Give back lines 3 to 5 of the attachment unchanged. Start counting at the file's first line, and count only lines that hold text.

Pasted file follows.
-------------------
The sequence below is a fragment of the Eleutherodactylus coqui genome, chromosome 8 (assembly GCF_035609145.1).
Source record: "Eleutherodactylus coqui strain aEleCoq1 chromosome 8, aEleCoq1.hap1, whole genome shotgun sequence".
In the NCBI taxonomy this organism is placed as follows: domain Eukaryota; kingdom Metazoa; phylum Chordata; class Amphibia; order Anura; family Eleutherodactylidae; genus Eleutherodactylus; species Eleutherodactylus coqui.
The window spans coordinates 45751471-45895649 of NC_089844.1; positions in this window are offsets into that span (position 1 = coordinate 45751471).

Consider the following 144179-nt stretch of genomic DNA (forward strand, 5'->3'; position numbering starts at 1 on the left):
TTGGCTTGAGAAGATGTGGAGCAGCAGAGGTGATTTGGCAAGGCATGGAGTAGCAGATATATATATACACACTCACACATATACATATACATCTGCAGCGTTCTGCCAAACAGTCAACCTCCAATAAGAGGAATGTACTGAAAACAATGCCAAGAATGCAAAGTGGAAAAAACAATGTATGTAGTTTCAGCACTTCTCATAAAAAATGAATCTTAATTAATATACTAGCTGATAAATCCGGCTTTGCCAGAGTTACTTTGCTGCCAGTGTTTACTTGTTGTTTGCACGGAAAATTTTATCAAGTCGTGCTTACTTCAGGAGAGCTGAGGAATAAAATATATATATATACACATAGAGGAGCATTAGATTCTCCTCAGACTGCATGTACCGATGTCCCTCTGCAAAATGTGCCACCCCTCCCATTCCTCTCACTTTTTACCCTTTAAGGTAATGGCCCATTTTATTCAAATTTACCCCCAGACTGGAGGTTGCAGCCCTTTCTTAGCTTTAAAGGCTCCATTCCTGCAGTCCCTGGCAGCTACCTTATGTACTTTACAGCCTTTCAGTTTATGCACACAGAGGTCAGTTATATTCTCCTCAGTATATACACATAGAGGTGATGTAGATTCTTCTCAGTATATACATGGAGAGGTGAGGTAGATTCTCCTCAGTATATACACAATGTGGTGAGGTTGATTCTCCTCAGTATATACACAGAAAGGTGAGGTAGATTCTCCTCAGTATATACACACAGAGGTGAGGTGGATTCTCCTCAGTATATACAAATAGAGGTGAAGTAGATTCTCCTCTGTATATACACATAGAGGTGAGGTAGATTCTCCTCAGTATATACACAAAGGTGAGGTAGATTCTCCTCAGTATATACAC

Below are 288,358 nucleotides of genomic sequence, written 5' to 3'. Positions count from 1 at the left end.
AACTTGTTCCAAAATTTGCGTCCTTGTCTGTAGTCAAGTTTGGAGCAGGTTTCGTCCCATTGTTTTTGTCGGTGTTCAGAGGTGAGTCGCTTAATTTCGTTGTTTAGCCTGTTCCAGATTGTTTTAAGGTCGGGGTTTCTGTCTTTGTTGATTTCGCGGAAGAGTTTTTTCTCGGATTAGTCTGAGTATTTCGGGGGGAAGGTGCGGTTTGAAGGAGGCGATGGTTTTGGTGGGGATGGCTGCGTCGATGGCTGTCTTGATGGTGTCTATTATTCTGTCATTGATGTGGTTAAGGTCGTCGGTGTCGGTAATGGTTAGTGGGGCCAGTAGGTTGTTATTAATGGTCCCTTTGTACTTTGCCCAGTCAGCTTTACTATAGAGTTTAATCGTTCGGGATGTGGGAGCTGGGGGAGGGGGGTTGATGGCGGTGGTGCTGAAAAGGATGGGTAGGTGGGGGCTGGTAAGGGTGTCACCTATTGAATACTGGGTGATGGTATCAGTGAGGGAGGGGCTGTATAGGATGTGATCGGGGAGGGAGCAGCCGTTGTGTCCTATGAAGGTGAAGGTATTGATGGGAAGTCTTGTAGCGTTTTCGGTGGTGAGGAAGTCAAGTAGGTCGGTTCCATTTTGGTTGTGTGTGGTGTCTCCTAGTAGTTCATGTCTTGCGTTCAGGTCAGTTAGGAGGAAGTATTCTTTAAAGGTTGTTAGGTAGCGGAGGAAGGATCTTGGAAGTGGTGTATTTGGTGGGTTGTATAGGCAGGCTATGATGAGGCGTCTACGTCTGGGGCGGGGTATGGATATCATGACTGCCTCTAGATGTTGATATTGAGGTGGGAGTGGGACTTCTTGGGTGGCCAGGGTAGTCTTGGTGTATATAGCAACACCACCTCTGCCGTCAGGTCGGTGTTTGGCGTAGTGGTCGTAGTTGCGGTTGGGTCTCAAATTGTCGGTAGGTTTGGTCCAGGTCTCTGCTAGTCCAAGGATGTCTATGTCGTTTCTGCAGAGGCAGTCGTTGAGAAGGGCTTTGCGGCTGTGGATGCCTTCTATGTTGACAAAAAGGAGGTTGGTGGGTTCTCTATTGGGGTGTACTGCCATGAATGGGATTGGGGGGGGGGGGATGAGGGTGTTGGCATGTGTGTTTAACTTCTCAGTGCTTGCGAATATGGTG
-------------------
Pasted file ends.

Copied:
In the NCBI taxonomy this organism is placed as follows: domain Eukaryota; kingdom Metazoa; phylum Chordata; class Amphibia; order Anura; family Eleutherodactylidae; genus Eleutherodactylus; species Eleutherodactylus coqui.
The window spans coordinates 45751471-45895649 of NC_089844.1; positions in this window are offsets into that span (position 1 = coordinate 45751471).

Consider the following 144179-nt stretch of genomic DNA (forward strand, 5'->3'; position numbering starts at 1 on the left):